By Olakunle Olafioye
The Eagle Square, Abuja went from celebratory mood to violence on Monday, May 1, 2017. Nigerian workers, who had converged on the venue with high expectation of getting the official pronouncement of the much anticipated new national minimum wage, returned home disappointed. Signs that such the hearty news they had anticipated was not in the offing had hovered palpably around the venue.
President Muhammadu Buhari was predictably absent at the event, which was organized to mark the International Workers’ Day in the country. But if the President’s absence was understandable, Vice President Yemi Osinbajo’s non-appearance was more of an ominous sign in the reckoning of the workers.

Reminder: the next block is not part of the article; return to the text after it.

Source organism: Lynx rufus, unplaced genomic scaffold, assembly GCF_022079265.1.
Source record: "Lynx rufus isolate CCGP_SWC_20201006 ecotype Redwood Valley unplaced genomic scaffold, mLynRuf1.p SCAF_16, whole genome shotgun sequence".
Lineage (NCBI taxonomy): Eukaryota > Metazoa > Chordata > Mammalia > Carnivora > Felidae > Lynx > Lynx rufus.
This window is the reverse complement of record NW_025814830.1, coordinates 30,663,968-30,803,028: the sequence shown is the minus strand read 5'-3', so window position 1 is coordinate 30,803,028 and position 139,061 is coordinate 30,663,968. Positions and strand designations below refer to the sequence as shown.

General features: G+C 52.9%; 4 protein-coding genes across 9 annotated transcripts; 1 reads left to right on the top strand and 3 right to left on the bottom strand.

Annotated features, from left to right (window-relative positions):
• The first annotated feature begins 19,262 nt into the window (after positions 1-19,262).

Tempers, however began to flare when the acting Permanent Secretary in the Ministry of Labour, Mrs. Abola Bawa rose to address the workers on behalf of Minister of Labour, Dr. Chris Ngige who was equally at the event. The acting Permanent Secretary, it was gathered, was to deliver the minister’s address while the minister was to present the address of the president, whom he represented.
But the angry workers would however not have any of such, having read the handwriting clearly on the wall that the government was not prepared to make any definite statement on their demand for upward review of the national minimum wage which currently stands at N18, 000.
Justification for upward review
The agitation for upward review of the N18, 000 minimum wage gained currency last year in the aftermath of the hard-biting economic recession, which Nigerian workers claimed significantly reduced their purchasing power.